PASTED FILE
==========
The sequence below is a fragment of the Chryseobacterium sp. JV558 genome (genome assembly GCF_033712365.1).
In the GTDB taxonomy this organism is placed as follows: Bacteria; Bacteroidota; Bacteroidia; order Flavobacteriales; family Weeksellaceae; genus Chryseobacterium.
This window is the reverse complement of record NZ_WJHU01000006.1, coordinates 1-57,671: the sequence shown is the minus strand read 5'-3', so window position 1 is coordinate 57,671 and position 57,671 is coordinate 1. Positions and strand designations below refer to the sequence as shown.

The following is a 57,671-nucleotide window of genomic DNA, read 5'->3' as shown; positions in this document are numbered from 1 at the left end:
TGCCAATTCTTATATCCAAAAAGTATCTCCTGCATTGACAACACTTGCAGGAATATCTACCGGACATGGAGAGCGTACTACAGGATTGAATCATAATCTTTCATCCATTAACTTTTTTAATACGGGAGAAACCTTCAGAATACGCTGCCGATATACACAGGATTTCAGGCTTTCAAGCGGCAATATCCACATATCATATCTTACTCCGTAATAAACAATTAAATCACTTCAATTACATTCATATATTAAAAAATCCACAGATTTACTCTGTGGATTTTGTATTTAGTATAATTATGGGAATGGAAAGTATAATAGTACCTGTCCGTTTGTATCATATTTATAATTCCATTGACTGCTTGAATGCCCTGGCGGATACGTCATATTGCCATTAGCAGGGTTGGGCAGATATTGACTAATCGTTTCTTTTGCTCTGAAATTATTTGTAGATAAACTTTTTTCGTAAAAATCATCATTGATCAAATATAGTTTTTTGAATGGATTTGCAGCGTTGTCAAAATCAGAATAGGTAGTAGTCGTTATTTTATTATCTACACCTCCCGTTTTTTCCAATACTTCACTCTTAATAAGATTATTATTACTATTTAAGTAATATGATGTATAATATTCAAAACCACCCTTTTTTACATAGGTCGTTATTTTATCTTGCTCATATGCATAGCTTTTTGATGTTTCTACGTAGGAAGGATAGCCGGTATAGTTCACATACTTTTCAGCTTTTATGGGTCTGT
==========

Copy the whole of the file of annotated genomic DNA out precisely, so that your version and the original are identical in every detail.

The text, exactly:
The sequence below is a fragment of the Chryseobacterium sp. JV558 genome (genome assembly GCF_033712365.1).
In the GTDB taxonomy this organism is placed as follows: Bacteria; Bacteroidota; Bacteroidia; order Flavobacteriales; family Weeksellaceae; genus Chryseobacterium.
This window is the reverse complement of record NZ_WJHU01000006.1, coordinates 1-57,671: the sequence shown is the minus strand read 5'-3', so window position 1 is coordinate 57,671 and position 57,671 is coordinate 1. Positions and strand designations below refer to the sequence as shown.

The following is a 57,671-nucleotide window of genomic DNA, read 5'->3' as shown; positions in this document are numbered from 1 at the left end:
TGCCAATTCTTATATCCAAAAAGTATCTCCTGCATTGACAACACTTGCAGGAATATCTACCGGACATGGAGAGCGTACTACAGGATTGAATCATAATCTTTCATCCATTAACTTTTTTAATACGGGAGAAACCTTCAGAATACGCTGCCGATATACACAGGATTTCAGGCTTTCAAGCGGCAATATCCACATATCATATCTTACTCCGTAATAAACAATTAAATCACTTCAATTACATTCATATATTAAAAAATCCACAGATTTACTCTGTGGATTTTGTATTTAGTATAATTATGGGAATGGAAAGTATAATAGTACCTGTCCGTTTGTATCATATTTATAATTCCATTGACTGCTTGAATGCCCTGGCGGATACGTCATATTGCCATTAGCAGGGTTGGGCAGATATTGACTAATCGTTTCTTTTGCTCTGAAATTATTTGTAGATAAACTTTTTTCGTAAAAATCATCATTGATCAAATATAGTTTTTTGAATGGATTTGCAGCGTTGTCAAAATCAGAATAGGTAGTAGTCGTTATTTTATTATCTACACCTCCCGTTTTTTCCAATACTTCACTCTTAATAAGATTATTATTACTATTTAAGTAATATGATGTATAATATTCAAAACCACCCTTTTTTACATAGGTCGTTATTTTATCTTGCTCATATGCATAGCTTTTTGATGTTTCTACGTAGGAAGGATAGCCGGTATAGTTCACATACTTTTCAGCTTTTATGGGTCTGT